Monday, November 1, 2010
I realized looking back over my posts over the last year and a half or so that I have never mentioned Casper's story. Indeed he has been weaving in and out of posts for almost a year now. You all know Sharlie's background and history (They are the very first posts on the blog. Click here to go to the first post.) So it is only fair for me to tell you about Casper.
Casper is a 13 hand pony. His coat is seal brown. We thought he was 12 or 13 years old until this summer where by examining his teeth we discovered he is probably only 6 or 7! When he first arrived at Mercy Stables he was extremely green, unconfident and extremely right brain. (He belonged to the stable) We didn't have much chance to interact, especially after I got Sharlie. I tried to stop thinking about Casper but I always seemed to notice him. I watched him...I subconsciously discovered where his favorite tree was, where were his sensitive spots and how he kicked out at the other horses- Left hoof first, but it was the right hoof that usually made contact with the other horse. Soon I started trying to involve myself in his life because I did not agree with the way he was being trained and used.
When the cold came in December 2009 it gave me the chance to interact with Casper on a daily basis. When no one was around or watching, I would go and sit by the fence with a few treats, waiting patiently for him to walk up to the fence. I fed him through the little wires squares which began a game of him sticking his nose through holes and me tickling it. Soon he started meeting me there when he was near by. Then I started barely stepping into the field by the gate and feeding him there. By early February Casper was allowing me to start touching his face and neck.
Something I forgot to mention is that Casper hadn't been caught since July 2009 and was not planning on being caught anytime soon. So when I began to play with him in the field with ropes, I had to start out with hay strings. These are the steps I used to get him accustomed to strings & ropes.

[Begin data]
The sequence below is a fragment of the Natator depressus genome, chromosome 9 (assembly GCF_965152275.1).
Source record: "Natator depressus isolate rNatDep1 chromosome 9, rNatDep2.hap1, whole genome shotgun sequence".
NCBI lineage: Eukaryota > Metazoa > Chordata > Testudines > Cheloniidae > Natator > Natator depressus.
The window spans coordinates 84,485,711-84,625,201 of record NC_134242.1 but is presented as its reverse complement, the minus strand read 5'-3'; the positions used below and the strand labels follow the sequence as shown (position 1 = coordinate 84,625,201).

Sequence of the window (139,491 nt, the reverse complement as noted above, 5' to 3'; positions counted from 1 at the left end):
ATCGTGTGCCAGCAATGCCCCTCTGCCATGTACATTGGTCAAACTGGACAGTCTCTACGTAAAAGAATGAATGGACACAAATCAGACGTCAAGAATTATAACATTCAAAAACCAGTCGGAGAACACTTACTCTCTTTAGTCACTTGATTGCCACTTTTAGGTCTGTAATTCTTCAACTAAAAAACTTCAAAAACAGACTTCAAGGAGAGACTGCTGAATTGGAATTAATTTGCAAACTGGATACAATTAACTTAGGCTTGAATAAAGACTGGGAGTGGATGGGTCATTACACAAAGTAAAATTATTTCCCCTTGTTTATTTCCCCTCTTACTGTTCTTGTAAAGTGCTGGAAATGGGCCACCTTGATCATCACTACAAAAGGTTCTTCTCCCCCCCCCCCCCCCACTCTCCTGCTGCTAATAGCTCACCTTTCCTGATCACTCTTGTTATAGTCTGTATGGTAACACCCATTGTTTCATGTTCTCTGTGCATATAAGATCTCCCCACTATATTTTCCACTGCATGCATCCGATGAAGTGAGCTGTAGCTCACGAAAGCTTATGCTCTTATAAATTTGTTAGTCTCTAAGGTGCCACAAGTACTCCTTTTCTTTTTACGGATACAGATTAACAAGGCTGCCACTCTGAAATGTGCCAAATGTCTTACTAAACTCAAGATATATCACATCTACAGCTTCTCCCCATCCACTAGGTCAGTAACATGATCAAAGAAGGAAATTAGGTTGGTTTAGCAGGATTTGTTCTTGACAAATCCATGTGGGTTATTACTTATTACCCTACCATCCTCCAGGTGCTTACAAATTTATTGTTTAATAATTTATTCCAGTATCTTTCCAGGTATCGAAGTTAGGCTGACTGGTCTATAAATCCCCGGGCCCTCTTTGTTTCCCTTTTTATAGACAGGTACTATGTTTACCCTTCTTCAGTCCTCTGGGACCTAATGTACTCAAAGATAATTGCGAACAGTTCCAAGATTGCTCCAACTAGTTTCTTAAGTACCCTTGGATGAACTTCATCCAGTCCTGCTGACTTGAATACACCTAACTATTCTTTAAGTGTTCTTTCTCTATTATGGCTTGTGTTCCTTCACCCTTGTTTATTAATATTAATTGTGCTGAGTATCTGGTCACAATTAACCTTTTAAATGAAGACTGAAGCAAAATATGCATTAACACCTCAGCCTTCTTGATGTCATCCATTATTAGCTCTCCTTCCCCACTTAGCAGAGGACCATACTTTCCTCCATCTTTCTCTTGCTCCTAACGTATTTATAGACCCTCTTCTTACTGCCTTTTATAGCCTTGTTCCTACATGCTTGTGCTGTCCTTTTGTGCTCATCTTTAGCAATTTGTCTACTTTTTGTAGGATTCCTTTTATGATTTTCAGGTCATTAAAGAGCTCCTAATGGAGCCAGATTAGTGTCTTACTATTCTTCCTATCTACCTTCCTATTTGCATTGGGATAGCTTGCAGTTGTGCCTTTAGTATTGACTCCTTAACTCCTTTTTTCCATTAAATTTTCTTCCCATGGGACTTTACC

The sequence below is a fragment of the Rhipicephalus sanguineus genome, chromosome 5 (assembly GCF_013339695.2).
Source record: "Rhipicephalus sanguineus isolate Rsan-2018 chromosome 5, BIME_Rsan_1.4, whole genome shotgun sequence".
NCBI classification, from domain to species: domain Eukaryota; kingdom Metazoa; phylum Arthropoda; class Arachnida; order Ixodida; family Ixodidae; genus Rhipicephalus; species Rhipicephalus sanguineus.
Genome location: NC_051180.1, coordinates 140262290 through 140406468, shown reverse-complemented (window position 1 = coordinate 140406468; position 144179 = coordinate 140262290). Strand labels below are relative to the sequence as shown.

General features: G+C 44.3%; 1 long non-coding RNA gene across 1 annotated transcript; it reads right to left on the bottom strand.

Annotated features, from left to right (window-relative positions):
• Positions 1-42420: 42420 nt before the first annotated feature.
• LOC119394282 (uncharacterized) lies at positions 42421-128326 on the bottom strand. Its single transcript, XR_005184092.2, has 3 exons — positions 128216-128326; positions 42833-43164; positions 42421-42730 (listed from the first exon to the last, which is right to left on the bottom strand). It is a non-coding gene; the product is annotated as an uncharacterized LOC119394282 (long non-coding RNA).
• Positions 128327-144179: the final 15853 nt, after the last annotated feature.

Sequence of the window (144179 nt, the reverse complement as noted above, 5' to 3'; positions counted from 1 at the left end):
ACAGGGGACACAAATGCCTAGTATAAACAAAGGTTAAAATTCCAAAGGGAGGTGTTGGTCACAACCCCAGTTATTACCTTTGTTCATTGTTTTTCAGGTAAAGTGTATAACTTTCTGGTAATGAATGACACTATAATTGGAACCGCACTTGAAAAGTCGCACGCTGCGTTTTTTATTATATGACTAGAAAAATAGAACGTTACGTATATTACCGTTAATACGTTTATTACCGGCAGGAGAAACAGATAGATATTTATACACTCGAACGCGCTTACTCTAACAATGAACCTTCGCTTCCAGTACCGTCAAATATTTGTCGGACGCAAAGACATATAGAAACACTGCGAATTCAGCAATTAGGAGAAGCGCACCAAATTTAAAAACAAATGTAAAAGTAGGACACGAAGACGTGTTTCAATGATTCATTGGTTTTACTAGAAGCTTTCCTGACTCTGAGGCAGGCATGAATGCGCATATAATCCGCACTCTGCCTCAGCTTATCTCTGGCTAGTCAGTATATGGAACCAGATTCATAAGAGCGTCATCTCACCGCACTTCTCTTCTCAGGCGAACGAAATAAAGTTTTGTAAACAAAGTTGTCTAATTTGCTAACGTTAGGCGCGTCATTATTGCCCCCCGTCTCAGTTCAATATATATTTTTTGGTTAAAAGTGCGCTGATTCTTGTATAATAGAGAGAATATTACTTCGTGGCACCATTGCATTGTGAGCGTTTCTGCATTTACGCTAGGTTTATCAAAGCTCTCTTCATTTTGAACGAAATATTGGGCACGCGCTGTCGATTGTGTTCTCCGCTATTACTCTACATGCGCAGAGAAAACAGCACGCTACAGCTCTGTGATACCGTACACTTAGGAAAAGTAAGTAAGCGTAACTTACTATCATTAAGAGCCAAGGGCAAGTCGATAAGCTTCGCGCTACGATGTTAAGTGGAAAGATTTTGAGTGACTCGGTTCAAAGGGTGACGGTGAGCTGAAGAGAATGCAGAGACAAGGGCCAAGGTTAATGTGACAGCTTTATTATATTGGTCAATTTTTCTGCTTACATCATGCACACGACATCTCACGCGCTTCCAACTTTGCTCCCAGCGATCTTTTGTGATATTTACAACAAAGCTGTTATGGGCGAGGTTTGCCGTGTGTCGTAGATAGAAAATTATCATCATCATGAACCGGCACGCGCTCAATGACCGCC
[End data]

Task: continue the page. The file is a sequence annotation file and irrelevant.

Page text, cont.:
1. string around my leg or waist.
2. he would let me hold it in my hand.
3. then touch him with the string in the other hand.
4. hay string on back, flank and legs.
5. string around neck.
6. move up to savvy string and repeat steps.
By the time I was to step 4 with the savvy string it was mid-march. When it came time to catch him (not through my choice) to move him to another field. Ever since then I have been slowing playing with him to teach him that he can trust me.
At the beginning of August we arranged to lease Casper for 1 year from Mercy Stables to prevent him being sold. I have always felt a connection with him and it broke my heart to maybe lose him to someone unknown and that didn't listen to him the way I do.
Casper is still green but with time and patience I know he will make a very good pony. I think he will be an excellent trail pony or cross country. He would be a great carriage horse if I could build up his confidence enough. Though my goal for this year is for him to become a reliable and trusting trail horse.
So that is his story. There was a bit of drama concerning him at the stables a few months ago but it has all cleared up. I am happy that the people at the stables have decided to give him a second chance. But more appropriately, all humans at the barn need to deserve a second chance from him.